We know cataclysmic natural disasters periodically strike Earth, so it’s possible that these types of events hit worlds everywhere, sending intelligent life back to the “Stone Age” before technology can adequately develop. Or, maybe we annihilate ourselves, such as through nuclear war, pandemic, over population, or over use of resources. Whatever the filter is, it seems to mean nothing but bad news for humans. Not only will we never communicate with space beings—we’ll probably die trying. With the current recognition that Sapiens may not be a sustainable species, the filter theory seems at work on earth.

  3. Craig
    December 28, 2018 at 6:37 pm

    I also agree with much of what Geoff says here. Economists are only fair “bean counters” because they’re almost entirely caught up in theoretical and mathematical abstraction. Hence they neglect to look directly at the day to day operations of commerce and perceive powerful information to be found there. They’re superior gatherers of data due to the fact that science is the currently overwhelming paradigm for inquiry, but almost completely unconscious of the superior human mental discipline of wisdom (not religious dogma) of which the scientific method is an integral part. This makes them poor new paradigm perceivers because their minds are almost entirely immersed in and directed by that current paradigm for inquiry, and unfortunately this mental inability is almost wholly transferred to the study of economics.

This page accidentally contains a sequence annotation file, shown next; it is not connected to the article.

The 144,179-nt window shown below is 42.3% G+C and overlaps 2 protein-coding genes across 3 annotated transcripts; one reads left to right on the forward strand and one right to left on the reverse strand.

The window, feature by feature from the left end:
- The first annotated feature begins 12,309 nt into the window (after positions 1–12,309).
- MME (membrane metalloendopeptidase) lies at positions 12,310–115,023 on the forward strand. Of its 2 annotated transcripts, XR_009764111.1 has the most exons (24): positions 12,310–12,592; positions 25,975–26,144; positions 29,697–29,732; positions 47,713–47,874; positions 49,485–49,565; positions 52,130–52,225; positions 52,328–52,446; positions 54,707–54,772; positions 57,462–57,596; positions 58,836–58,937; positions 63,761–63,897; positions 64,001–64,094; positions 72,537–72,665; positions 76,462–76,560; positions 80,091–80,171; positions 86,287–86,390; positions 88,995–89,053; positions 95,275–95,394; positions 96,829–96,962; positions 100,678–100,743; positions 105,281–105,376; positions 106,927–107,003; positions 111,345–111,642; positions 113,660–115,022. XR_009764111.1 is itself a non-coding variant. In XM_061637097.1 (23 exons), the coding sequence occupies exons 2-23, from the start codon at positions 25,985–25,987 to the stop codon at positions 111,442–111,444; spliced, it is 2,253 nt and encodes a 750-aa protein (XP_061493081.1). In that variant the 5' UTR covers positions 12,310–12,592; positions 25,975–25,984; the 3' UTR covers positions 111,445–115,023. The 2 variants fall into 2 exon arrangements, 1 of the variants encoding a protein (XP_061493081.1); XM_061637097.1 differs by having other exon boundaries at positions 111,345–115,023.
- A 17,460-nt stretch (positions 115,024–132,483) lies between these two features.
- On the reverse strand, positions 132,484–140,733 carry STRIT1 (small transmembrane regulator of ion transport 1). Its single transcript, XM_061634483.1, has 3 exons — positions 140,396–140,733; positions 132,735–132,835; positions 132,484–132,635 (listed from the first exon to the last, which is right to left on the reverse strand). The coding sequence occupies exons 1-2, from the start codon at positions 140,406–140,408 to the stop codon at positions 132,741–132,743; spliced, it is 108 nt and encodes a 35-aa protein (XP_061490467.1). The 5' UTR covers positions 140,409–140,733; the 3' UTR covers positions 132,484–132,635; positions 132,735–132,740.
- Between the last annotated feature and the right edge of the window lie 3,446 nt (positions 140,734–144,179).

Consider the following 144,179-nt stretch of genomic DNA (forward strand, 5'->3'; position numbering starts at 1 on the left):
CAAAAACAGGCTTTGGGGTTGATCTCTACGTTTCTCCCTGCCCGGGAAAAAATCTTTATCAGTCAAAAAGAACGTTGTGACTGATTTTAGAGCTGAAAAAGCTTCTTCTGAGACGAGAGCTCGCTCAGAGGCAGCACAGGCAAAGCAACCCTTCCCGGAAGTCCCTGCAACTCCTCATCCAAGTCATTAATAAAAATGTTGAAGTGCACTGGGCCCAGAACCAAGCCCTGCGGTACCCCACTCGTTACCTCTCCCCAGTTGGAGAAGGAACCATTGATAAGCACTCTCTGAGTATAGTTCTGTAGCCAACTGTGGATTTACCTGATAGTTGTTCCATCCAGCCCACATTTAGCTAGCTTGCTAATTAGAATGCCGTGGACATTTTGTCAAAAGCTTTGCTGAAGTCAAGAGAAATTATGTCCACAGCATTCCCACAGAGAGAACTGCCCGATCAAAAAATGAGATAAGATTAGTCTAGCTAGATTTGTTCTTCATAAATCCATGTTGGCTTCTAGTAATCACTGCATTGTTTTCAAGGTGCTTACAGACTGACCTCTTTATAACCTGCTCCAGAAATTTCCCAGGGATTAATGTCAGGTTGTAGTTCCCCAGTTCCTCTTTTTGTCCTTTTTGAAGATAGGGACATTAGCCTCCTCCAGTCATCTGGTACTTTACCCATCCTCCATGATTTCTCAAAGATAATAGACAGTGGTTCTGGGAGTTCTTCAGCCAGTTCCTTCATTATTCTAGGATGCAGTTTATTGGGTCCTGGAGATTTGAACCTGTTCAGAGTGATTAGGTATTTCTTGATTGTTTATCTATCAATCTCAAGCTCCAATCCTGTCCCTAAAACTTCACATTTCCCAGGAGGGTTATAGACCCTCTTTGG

The truth is wisdom is both philosophically and ethically high and yet completely pragmatically grounded in temporal reality. That is in fact a good definition of wisdom.There’s an entire book of the Bible called Proverbs (and these snippets of wisdom of course exist in other wisdom traditions, again dogmatism is the antithesis of wisdom) that express psychologically valid and long observed pragmatic solutions to human and systemic problems. Reading them can be like having a graciously ascending and deepening flow of personal and temporal cognitions, and doing such is the very process of developing new paradigm perception because like the character of a paradigm one learns to see both conceptual essence and how it fits within and can transform a pattern.

    Economics has a crying need for a new paradigm. Wisdomics-Gracenomics is the philosophically and ethically high and pragmatically grounded theory of the new monetary, financial and economic paradigm of Abundant Direct and Reciprocal Monetary Gifting.